By Matt Weiser
A congressional hearing in Sacramento on Monday provided a stage for complaints about the U.S. Forest Service, as off-roading groups, ranchers and others bemoaned access restrictions and steeper fees.
Held at the State Capitol, the field hearing by the House Subcommittee on National Parks, Forests and Public Lands featured just two of its 13 Republican members, including Rep. Tom McClintock of Elk Grove. None of its 10 Democratic members attended.
The committee chairman, Rep. Rob Bishop, R- Utah, invited Rep. Wally Herger, R-Chico, to join the committee as a guest.
As is common at such hearings, the party controlling the committee weighted the witness list with individuals favorable to its legislative agenda. That includes GOP-backed bills to open more land to grazing and mining and to ban new national monuments.
The event was stacked with witnesses who want the Forest Service to reverse a modern-day emphasis on protecting habitat and recovering costs through steeper land-use fees.
A major focus of complaint was a national effort to regulate off-road vehicle use on forest lands.
Rules adopted by the George W. Bush administration in 2005 directed all national forests to designate off-road recreation routes so remaining roads could be abandoned or restored to improve habitat and water quality. Many of those routes were illegally created as the popularity of off-roading grew.
Plumas County Sheriff Greg Hagwood, an invited panelist, elicited cheers from a crowd of more than 200 in attendance when he said he would not enforce forest road closures in his county.
"It is one of the most flagrant examples of federal overreach in recent memory," Hagwood said of the so-called Travel Management Program. "The Sheriff's Office will not create a new class of criminals out of our families and visitors who want nothing more than to enjoy their national forests."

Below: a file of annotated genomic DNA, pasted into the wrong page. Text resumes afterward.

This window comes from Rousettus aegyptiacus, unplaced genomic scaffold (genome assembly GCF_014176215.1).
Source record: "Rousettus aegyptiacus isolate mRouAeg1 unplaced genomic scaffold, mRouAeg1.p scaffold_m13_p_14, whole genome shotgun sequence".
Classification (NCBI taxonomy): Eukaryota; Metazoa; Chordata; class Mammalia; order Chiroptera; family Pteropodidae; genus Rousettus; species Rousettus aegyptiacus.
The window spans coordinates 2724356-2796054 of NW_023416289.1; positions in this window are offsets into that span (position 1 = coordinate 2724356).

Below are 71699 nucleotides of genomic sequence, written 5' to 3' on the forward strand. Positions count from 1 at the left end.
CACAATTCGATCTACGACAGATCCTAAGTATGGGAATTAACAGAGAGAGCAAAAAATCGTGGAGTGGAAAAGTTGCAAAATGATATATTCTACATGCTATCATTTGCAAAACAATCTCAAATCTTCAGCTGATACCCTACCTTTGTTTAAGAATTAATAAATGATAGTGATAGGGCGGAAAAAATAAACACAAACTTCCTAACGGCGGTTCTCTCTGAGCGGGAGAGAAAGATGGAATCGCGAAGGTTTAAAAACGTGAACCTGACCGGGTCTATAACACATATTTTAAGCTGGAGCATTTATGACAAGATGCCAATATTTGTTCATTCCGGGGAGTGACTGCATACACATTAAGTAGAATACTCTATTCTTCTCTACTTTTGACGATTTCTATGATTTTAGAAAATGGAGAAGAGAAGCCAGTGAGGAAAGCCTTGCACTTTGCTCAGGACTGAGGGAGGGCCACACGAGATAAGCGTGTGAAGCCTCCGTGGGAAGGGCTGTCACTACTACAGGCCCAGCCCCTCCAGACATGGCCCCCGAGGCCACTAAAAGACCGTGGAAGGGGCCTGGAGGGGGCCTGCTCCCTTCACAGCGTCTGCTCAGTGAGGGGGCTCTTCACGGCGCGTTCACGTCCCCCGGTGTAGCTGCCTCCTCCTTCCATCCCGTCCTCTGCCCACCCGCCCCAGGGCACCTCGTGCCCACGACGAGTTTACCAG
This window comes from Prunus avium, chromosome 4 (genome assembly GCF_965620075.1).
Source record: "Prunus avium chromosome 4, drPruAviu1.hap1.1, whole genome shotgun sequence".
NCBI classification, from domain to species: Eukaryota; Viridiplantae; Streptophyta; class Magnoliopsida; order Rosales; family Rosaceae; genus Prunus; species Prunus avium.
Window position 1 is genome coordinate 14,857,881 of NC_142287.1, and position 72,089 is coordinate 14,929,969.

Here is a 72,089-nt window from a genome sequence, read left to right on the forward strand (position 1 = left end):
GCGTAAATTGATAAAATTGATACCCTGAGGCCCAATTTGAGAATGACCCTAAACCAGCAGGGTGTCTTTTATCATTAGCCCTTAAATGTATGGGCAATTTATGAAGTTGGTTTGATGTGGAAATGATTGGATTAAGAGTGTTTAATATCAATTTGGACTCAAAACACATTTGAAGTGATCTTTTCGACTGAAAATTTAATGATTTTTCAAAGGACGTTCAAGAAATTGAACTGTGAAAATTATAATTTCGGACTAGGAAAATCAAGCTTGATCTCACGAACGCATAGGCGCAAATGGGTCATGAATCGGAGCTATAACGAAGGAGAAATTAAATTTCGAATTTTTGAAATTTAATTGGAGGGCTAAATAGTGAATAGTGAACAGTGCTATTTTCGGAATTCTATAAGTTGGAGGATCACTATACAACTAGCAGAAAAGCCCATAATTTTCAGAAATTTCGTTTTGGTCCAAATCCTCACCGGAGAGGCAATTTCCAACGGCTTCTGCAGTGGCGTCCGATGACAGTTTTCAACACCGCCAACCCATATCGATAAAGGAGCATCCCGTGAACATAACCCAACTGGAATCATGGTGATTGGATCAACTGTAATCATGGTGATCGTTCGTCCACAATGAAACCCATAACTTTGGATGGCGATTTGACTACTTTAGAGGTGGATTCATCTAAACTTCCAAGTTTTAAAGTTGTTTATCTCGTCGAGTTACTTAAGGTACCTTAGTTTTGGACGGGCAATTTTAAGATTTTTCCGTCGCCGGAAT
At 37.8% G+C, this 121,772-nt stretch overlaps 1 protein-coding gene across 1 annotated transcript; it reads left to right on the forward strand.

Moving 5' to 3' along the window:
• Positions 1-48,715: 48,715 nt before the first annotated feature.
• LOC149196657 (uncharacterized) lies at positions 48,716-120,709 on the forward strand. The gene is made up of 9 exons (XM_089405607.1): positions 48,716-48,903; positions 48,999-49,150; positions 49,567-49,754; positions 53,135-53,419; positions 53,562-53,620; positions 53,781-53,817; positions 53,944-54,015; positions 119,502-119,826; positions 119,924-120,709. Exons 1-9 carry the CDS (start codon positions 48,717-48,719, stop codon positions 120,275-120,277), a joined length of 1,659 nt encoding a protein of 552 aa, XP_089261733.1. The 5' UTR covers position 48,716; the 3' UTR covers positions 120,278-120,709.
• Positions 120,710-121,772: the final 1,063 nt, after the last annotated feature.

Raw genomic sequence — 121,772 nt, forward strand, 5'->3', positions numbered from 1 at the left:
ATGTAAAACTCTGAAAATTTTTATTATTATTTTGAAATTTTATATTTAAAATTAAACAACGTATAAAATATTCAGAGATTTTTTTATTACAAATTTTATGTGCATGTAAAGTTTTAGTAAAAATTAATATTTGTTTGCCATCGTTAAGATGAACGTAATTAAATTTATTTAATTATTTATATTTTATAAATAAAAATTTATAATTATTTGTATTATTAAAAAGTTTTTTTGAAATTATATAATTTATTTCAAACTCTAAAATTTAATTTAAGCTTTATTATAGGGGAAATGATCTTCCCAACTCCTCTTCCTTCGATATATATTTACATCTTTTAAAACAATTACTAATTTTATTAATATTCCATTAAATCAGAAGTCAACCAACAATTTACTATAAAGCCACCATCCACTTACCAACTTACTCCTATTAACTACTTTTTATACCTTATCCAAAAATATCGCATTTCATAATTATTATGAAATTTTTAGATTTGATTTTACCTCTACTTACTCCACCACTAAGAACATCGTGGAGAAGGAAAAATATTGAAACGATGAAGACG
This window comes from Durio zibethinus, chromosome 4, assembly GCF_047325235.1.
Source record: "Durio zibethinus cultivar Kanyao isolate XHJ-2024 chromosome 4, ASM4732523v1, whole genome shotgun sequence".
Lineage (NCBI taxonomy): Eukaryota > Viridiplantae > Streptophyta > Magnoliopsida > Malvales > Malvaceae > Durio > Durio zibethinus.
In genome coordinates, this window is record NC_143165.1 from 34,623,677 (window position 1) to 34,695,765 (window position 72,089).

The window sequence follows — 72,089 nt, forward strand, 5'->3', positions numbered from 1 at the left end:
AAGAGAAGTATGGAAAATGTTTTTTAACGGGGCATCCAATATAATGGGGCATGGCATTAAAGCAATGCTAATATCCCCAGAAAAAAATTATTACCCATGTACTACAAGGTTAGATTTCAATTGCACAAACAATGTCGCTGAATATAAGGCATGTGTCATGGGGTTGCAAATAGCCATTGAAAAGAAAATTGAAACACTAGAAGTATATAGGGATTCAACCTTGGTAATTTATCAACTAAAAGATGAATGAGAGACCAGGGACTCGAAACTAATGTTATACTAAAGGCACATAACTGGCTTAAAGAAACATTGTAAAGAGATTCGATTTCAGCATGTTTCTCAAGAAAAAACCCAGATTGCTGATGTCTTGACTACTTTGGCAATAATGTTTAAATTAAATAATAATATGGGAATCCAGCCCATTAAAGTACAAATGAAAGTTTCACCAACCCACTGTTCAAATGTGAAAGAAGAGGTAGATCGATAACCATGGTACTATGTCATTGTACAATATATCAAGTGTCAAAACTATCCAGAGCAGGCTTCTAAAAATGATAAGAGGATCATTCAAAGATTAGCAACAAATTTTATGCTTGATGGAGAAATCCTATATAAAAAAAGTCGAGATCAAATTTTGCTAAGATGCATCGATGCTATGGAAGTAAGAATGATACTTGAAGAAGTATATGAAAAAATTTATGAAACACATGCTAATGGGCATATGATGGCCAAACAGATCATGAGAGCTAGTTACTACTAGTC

Other witnesses bemoaned higher fees for events, such as motorcycle races in the El Dorado National Forest, and for long-term leases of private cabins on Forest Service land. In some cases, those leases have increased 10-fold, from about $1,000 a year to $10,000.
"The sum total of these policies seems more in line with the radical leftist agenda to dramatically limit access to these lands," McClintock said.
Regional Forester Randy Moore, who oversees national forests in California, said his agency is merely following federal laws passed by Congress that require his agency to charge lease-holders market rates for the benefits they receive from the private use of public land.
Another panelist, Sam Davidson, the California field director of Trout Unlimited, said the fees and access restrictions are meant to ensure visitors have a good experience when they reach their forest destination.
"Access is more than where you can or cannot drive," Davidson said. "It's about maintaining quality habitat."